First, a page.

As football season heats up, so does the perfect tailgating pastime- cornhole. One Valley couple has decided to give up their 9 to 5 to cultivate the competition in Arizona.

"You can have an adult beverage while you play," said Erin Kisicki. "I don't know any sport you can do that with." When you ask Erin Kisicki and her husband, Todd Kisicki, what they love about cornhole, the list is long.

"It's one I think that brings people together from all walks of life," Erin Kisicki said.

"It's an easy game to learn, tough to master," Todd Kisicki said. Todd Kisicki has paused his college professor career at ASU's teaching school to focus full-time on their business, KB Kornhole.

[RELATED: Competitive cornhole: The fastest growing 'sport' in Phoenix]

"I've always wanted to be my own boss," Todd Kisicki said.

"Like all great businesses, it started in the garage with our family," Erin Kisicki said. She still works full-time as a social worker.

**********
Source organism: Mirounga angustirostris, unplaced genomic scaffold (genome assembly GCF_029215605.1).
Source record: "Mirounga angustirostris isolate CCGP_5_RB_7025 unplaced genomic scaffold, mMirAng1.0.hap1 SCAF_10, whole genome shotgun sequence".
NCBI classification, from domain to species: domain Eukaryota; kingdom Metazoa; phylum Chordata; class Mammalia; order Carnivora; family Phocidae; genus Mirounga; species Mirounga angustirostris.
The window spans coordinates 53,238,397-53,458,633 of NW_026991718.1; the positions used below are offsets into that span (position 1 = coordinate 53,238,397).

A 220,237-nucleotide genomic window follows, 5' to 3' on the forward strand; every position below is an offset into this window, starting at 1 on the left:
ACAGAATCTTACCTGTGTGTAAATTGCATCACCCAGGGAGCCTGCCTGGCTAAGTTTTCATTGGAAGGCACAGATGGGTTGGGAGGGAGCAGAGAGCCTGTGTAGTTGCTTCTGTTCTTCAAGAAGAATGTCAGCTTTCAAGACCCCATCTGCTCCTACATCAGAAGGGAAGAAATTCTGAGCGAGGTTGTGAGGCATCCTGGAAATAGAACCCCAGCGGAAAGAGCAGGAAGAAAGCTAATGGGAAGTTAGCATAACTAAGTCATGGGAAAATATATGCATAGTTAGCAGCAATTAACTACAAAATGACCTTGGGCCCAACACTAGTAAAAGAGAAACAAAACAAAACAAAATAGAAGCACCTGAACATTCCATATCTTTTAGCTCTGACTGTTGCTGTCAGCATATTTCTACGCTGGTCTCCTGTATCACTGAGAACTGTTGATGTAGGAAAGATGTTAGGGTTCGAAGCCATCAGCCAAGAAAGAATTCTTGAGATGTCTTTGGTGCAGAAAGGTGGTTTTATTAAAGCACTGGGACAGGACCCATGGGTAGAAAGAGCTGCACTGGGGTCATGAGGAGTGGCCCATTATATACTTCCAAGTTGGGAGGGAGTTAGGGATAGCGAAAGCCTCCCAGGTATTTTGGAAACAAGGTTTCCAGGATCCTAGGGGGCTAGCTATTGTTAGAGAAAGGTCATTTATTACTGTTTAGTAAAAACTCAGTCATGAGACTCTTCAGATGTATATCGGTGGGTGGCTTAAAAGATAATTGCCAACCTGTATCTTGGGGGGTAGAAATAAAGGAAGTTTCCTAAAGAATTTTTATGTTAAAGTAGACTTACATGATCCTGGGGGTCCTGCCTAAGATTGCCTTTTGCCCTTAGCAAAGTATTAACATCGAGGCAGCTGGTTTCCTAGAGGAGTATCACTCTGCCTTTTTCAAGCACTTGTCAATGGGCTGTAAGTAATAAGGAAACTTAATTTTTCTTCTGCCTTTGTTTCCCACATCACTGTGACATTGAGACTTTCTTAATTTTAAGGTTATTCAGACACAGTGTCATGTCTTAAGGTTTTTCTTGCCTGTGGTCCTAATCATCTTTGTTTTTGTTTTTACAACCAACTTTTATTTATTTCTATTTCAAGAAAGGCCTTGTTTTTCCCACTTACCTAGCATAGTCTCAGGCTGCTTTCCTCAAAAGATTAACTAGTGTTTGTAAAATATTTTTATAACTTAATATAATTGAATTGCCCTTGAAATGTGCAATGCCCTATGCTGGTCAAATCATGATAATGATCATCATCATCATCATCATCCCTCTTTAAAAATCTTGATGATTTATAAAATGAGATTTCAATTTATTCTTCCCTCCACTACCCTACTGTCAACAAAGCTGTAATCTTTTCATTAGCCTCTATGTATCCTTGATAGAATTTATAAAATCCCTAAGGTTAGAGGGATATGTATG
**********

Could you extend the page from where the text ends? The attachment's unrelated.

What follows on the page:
"I love the idea of doing cornhole with a cause," she said. Together, they organize tournaments for fundraisers, team-building, and festivals. But there is one part of the gig they've given up.

"We found early on we were terrible at making boards by hand, so we found a board-maker," Erin Kisicki said. For KB Kornhole, football kick-off also kicks off their busy season.

"From September 1 through the middle of June, we’re busy every weekend," Todd Kisicki said.

But for players like Doug Zafft, the sport has grown beyond the backyard barbecue. He practices all the time.

"A few times, a week and playing a lot every weekend," Zafft said. Last year, he was the Arizona Player of the Year. This year, he's going pro. The Kisicki's Todd and Erin are working to get these players sponsorships, and ESPN is set to televise American Cornhole League competitions.

Erin and Todd are realistic about both working together and starting their own business.

"Very tough at times, a lot of sleepless nights when you wake up," Todd Kisicki said. But they say the 60-plus hour work weeks are worth it to create a cornhole community in the Grand Canyon state.

"It brings people together over something pretty universal that everyone can participate in," Erin Kisicki said.

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